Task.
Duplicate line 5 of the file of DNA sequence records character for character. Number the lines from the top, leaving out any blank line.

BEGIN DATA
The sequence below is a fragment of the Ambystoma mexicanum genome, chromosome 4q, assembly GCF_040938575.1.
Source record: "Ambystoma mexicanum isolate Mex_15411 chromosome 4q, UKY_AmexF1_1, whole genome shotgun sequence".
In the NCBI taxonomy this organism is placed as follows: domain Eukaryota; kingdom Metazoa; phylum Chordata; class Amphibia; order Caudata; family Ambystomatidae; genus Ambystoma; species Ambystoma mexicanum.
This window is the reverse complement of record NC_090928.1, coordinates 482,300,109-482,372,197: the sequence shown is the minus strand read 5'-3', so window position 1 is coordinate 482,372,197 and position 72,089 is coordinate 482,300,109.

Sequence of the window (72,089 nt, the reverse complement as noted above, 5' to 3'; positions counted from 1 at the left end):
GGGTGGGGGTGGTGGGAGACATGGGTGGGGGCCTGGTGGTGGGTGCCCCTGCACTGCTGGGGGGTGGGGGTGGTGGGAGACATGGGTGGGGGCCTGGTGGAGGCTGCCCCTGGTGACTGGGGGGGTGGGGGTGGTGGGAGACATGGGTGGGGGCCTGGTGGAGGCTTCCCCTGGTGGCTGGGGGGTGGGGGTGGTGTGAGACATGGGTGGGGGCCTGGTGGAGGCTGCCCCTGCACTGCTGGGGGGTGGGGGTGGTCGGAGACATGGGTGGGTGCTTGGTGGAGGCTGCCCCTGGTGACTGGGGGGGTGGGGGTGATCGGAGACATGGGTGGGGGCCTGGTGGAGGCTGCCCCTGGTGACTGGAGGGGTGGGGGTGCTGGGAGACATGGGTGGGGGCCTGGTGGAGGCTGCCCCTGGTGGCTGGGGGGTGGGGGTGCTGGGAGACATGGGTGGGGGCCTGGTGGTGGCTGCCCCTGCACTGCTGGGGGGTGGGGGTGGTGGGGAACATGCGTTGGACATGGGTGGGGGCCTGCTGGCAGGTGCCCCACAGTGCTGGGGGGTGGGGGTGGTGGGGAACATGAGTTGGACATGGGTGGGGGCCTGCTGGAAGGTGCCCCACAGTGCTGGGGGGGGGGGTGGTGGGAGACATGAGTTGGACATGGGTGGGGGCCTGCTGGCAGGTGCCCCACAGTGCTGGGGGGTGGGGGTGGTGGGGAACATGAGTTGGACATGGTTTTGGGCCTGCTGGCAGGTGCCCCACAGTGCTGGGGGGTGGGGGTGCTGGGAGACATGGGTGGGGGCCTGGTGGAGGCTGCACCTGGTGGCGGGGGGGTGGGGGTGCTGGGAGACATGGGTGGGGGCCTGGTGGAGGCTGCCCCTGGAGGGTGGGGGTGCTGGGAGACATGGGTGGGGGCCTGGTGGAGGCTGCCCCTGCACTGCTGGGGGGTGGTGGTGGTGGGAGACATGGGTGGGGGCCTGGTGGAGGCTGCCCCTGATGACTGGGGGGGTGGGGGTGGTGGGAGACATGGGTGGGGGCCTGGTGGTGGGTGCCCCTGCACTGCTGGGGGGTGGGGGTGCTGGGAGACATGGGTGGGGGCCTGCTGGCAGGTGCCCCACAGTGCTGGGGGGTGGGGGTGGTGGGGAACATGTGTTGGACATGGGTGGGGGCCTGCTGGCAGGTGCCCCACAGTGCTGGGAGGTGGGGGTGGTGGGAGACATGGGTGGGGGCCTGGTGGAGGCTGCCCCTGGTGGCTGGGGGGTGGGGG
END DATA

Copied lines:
Sequence of the window (72,089 nt, the reverse complement as noted above, 5' to 3'; positions counted from 1 at the left end):